Let me note, however, that I don’t fully share Pines’ view, as expressed in his title, that America’s involvement in World War I somehow rendered inevitable the Bolshevik dictatorship in Russia and Hitler’s rampage through Europe. America’s participation in the Great War cost over 115,000 lives, guaranteed an unjust treaty, and helped turn the U.S. into what Walter McDougall characterized as a “crusader state,” waging what Richard Gamble has deplored as “wars for righteousness.” Those things are bad enough without having to blame Wilson’s fateful decision (which by the way enjoyed overwhelming Republican support) for happenings to which it contributed only distantly. The Weimar Republic would have survived, despite Allied efforts to wring obscene reparations from Germany’s constitutional democracy while blaming the Germans exclusively for the war they lost. It was the effects of the Great Depression and a series of contingencies, brought about largely by the scheming of President von Hindenburg’s advisers,  that brought the Nazis to power. Although the continuation of the monarchy (a possibility that Wilson raged against) might well have prevented that disaster from occurring, the Republic would have survived if other circumstances had not intervened.

The Bolsheviks took power because the Russian imperial government had plunged headlong into a war from which it couldn’t extricate itself. Unlike the Provisional Government, which seized power from the tsarist regime in March 1917, Lenin and his confreres promised to pull Russia out of a bloody, seemingly endless struggle. The Bolsheviks obtained power, by allowing the Eastern front to collapse. Although Wilson’s government tried to keep the Russian war effort alive while appealing to “democratic” fraternity against “German militarism,” by the time the U.S. joined the fray, the Russian front was coming apart and the Communists were waiting in the wings. Although many grievous sins can be ascribed to the American interventionists, the Bolshevik coup d’état may not be one of them. It was the Germans who brought Lenin from Swiss exile to the Finland Station in Petrograd, in order to push their Russian enemies out of the war.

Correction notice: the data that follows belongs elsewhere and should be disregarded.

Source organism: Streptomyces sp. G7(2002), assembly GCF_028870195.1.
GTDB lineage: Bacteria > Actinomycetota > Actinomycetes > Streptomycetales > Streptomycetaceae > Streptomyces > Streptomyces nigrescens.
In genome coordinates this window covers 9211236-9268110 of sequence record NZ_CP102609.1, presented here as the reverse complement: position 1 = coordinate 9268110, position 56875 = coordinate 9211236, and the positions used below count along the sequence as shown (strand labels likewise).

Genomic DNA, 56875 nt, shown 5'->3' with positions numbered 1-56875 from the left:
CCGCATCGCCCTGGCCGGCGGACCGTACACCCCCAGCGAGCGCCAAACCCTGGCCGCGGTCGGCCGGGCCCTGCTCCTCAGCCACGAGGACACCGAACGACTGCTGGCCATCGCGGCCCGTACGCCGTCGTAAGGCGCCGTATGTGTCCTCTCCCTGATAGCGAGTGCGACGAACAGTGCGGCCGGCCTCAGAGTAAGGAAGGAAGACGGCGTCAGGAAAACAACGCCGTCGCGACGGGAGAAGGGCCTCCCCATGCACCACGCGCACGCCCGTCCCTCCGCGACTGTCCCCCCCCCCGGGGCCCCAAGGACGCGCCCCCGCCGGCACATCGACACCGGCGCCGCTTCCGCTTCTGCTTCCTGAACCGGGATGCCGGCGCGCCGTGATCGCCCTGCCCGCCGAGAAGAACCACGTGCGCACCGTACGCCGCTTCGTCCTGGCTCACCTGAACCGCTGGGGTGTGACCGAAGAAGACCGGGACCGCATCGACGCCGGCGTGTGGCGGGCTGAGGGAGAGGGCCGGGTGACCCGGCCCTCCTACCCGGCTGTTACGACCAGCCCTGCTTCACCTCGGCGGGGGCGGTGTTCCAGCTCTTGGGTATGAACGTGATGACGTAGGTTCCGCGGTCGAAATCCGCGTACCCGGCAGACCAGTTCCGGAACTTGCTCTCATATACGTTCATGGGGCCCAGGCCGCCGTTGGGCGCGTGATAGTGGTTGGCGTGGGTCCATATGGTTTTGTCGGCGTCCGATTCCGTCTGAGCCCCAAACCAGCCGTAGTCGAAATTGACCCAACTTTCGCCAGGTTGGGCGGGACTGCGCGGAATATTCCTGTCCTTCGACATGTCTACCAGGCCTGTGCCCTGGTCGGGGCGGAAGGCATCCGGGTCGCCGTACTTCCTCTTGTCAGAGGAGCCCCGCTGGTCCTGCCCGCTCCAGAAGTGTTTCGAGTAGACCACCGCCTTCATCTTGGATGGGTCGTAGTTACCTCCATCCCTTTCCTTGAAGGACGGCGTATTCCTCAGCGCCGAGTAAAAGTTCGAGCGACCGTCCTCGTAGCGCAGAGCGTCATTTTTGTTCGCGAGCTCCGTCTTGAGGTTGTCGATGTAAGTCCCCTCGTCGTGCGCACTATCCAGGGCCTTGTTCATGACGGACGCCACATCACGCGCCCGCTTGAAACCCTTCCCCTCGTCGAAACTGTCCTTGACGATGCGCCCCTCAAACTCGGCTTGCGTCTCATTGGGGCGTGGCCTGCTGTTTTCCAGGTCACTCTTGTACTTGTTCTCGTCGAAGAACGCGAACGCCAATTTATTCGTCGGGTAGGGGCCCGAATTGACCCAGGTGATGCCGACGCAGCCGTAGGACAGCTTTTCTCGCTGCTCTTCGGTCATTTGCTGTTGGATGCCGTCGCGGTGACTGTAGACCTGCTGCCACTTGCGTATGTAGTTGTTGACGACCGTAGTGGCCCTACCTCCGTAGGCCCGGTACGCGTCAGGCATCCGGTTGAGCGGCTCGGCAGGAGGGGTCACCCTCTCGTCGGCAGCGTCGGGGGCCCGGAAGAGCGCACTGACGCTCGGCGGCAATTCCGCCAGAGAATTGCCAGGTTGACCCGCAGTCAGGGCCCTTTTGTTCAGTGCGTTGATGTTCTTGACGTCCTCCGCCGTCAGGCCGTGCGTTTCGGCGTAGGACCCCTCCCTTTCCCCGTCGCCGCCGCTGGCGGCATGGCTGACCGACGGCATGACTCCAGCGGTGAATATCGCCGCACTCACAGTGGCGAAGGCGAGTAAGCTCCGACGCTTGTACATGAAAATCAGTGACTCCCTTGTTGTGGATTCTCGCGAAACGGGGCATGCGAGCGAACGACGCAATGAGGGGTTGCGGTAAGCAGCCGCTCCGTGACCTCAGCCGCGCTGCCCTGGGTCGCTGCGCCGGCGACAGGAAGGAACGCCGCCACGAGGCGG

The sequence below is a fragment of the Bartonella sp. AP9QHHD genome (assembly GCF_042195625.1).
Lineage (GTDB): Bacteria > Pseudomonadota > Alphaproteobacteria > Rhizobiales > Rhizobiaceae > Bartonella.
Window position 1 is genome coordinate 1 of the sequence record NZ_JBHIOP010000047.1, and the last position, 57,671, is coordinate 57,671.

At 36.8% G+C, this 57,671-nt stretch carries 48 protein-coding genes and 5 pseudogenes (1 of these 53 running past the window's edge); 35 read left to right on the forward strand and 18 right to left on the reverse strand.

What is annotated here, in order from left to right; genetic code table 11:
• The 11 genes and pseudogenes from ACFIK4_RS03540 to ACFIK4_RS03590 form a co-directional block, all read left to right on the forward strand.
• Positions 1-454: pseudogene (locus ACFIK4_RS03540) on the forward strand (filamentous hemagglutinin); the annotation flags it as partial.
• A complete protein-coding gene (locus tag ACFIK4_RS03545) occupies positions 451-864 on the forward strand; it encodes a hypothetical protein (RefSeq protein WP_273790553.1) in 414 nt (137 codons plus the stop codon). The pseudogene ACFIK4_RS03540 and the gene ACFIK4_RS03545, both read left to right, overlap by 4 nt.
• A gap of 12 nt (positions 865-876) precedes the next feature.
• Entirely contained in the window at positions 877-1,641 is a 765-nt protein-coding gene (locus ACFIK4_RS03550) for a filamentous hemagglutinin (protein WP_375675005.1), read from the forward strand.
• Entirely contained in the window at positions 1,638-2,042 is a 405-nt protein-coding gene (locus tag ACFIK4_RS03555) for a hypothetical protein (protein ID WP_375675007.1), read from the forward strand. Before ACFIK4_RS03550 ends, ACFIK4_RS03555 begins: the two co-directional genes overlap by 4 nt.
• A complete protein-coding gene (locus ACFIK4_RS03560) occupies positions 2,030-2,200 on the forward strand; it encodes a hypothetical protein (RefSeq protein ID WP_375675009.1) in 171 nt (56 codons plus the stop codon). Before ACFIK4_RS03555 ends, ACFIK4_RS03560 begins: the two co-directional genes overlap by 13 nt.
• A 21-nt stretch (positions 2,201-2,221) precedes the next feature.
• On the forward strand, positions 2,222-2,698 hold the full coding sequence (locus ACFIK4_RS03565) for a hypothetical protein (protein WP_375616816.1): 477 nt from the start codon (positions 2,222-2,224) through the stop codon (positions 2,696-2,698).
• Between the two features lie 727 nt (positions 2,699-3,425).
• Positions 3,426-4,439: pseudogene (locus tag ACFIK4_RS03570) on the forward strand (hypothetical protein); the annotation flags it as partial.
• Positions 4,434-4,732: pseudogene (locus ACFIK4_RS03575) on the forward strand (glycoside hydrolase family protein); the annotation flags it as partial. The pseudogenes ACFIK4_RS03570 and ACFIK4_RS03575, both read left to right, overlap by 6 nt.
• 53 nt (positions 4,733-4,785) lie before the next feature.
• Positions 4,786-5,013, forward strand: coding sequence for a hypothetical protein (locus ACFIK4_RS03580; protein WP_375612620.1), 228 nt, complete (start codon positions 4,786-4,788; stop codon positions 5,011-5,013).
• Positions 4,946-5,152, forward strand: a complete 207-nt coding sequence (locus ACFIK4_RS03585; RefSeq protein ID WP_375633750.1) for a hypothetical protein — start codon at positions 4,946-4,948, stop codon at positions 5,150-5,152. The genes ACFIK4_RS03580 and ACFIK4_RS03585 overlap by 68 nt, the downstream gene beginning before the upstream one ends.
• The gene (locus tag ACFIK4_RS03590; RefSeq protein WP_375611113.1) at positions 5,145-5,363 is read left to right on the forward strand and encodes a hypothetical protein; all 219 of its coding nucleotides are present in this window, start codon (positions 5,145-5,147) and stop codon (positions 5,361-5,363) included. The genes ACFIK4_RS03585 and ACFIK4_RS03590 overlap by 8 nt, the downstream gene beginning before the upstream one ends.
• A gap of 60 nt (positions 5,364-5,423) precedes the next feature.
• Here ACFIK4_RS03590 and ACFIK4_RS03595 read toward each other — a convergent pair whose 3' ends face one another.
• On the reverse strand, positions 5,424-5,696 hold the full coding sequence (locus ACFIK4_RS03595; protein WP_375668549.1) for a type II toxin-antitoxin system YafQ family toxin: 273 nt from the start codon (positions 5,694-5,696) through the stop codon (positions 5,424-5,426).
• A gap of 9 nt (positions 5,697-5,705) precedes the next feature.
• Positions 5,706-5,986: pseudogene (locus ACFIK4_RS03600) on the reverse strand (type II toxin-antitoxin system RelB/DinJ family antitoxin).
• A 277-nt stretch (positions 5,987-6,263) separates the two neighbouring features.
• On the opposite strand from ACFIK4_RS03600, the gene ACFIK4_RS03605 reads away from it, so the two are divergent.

Pines also misses an opportunity to tell the full story about the sinking of the British luxury liner Lusitania by a German submarine off the coast of Ireland on May 5, 1915. Although the German government warned American passengers to stay off this “war vessel,” the death of 128 Americans as a result of the attack allowed Wilson and his pro-British government to be more open about their pro-Allied sympathies. William Jennings Bryan, the secretary of state, resigned when it became apparent in which direction the president was going; and Bryan’s successor (and the uncle of John Foster Dulles) Robert Lansing, who was passionately in favor of the Allied side, succeeded him. Pines treats as a mystery as well as catastrophic blunder the torpedoing of the Lusitania, but then drops this information: In December, 2008 divers had “discovered a new piece of the puzzle” about why the ship “sank so quickly.” The subsequent report given in the British Daily Mail (December 19, 2008) affirmed that the vessel was carrying bullets and other ammunition that would be used to kill German soldiers. It sank so quickly because the contraband cargo on a ship registered as a British war vessel exploded as soon as a torpedo hit it. The same article also mentions that Churchill welcomed the destruction of the ship because he hoped it would draw the U.S. into the war.    

Despite this omission, Pines demonstrates that conventional accounts of the German danger faced by the U.S. in 1917 have been inaccurate. Germany posed absolutely no “military or security threat” to the U.S., when Wilson dragged the U.S. into war in the spring of 1917: “The only reality at that date was the extraordinarily bloody and costly stalemate that the war had become, with the sole certainty that no nation would emerge victorious or even healthy and that all would emerge weak and wounded and disillusioned.” The Germans resorted to submarine attacks on Allied sea vessels, in order to break a British starvation blockade that took many hundreds of thousands of German civilian lives and which may have killed more German inhabitants than all the aerial bombing of the Second World War. Pines stresses that the Wilson government was utterly indifferent to the use of this outrageous weapon, which was contrary to international law (although this weapon was permissible to England, which refused to sign the Hague Convention that barred it). The starvation blockade was only lifted in March 1919, months after the fighting ended, in order to make sure that the representatives of the Weimar Republic would sign “the dictated” Peace of Versailles. (The Germans were not allowed to negotiate the terms.)